This week, K-State is showing off the Heritage Edition of the Saint John’s Bible, the first hand-written illuminated Bible commissioned in 500 years.
Father Eric Hallas of St. John’s University will give a presentation on the Saint John’s Bible and the tradition of the illuminated — meaning gilded detailing —manuscript from 3 to 4:30 p.m. Tuesday in the Hemisphere Room at Hale Library.
After the presentation, a reception will be held to thank K-State alumni Warren and Mary Lynn Staley, of Edina, Minn., for donating their personal volumes.
“When they started to look at them, they realized it shouldn’t be just in their home,” said Lori Goetsch, dean of K-State Libraries. “The world should see it.”
The original Saint John’s Bible was commissioned by Saint John’s Abbey and University in Minnesota in 1998. The seven-volume work, completed by Donald Jackson, senior scribe to Her Majesty Queen Elizabeth’s Crown Office, and a team of artists and scribes, lasted from 2000 to 2011 and cost more than $4 million, Goetsch said. It uses all 73 books from the Old and New Testaments in the New Revised Standard Version.
The first Heritage Edition, a digitally scanned reproduction of the original, was presented to Pope Benedict XVI at the Vatican in April 2008. He deemed the manuscript “a great work of art for eternity.”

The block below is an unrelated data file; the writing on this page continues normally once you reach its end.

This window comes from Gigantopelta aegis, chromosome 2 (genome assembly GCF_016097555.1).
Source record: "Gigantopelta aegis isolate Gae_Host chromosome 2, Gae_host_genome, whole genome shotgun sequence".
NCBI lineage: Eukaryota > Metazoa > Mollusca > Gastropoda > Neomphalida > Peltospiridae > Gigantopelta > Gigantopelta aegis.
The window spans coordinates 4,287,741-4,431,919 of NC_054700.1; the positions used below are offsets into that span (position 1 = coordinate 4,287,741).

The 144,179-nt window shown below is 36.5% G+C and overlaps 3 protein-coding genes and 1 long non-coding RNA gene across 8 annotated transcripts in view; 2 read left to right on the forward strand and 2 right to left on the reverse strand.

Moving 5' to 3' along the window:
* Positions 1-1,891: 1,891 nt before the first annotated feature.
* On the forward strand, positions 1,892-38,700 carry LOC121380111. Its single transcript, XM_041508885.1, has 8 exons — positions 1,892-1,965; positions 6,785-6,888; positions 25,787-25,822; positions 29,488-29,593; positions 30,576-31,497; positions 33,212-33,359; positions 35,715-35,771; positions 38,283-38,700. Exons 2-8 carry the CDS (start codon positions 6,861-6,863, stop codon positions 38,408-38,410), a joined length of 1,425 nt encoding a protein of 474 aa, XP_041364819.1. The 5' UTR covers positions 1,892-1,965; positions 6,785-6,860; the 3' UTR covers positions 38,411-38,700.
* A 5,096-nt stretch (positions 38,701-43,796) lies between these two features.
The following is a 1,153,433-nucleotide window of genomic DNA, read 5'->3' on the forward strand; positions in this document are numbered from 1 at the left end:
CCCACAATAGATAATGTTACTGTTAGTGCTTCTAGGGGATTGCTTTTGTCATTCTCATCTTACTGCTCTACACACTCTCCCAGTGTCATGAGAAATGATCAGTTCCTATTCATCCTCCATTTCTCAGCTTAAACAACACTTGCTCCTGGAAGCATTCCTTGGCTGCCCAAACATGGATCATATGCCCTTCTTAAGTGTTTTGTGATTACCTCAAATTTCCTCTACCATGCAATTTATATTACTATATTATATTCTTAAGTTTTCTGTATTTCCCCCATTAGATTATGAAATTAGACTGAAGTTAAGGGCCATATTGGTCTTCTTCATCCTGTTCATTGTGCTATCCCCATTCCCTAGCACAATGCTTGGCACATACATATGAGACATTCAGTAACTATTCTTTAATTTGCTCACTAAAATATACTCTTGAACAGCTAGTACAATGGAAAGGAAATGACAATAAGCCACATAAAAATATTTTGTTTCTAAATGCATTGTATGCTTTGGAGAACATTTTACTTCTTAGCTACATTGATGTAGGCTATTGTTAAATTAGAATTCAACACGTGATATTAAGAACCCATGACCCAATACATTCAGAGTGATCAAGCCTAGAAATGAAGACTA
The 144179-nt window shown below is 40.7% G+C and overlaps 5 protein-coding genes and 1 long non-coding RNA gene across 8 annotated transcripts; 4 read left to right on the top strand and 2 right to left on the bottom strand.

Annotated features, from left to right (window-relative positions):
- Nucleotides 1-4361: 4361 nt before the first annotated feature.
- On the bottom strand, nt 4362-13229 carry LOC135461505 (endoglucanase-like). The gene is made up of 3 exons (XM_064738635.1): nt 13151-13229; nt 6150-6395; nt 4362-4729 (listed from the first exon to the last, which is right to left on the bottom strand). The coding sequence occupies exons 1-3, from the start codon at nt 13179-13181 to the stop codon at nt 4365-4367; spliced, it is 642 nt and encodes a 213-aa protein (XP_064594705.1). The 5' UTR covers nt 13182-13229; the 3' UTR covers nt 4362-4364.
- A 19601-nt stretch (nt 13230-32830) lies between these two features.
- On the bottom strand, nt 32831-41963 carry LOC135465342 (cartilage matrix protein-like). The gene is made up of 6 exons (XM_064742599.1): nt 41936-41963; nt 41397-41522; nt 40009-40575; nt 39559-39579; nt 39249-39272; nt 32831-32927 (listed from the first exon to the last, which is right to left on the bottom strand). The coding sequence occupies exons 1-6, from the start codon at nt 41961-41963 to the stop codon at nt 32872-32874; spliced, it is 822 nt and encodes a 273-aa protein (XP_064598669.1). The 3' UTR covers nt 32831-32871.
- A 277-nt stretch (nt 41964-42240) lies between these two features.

Fewer than 300 copies of the Heritage Edition will be made. “This is a limited edition work,” Goetsch said. “We have something in our collection and community that’s fairly rare.”
Each volume measures 2 feet tall and 3 feet wide when open and weighs up to 120 pounds. Each page took 8 to 12 hours to complete using the techniques and materials medieval monks used when created illuminated books. Instead of undoing hours of work due to a mistake, a scribe drew an illustration of a bird carrying the forgotten words to the space they belonged.
“Books just aren’t made this way and on this scale anymore,” Goetsch said. The pages include vibrant colors and illustrations of certain passages pulled out from the text.
“The cool thing about some of the illumination is they tried to take contemporary themes in use it in the work,” Goetsch said. Illusions to the Holocaust, satellite images and DNA within the Bible’s art are among those themes she spoke about.
K-State just received the fifth volume last week. The last two Heritage Edition volumes are still being produced and will likely be ready in 2014, Goetsch said.
Goetsch said K-State plans on sharing with the community. “The philosophy at St. John’s is very similar,” she said. “They want people to see these volumes, touch and flip the pages.”
The volumes reside in the Morse Department of Special Collections in Hale Library, which is open to the public from 8 a.m. to 5 p.m. Monday through Friday.
Some of the future plans include Easter Sunday showings of the Bible at St. Thomas More Catholic Church and College Avenue United Methodist Church. Also, a docent program is being developed to train others to take out in the community.
“It’s definitely not something we want to sit here and collect dust,” Goetsch said.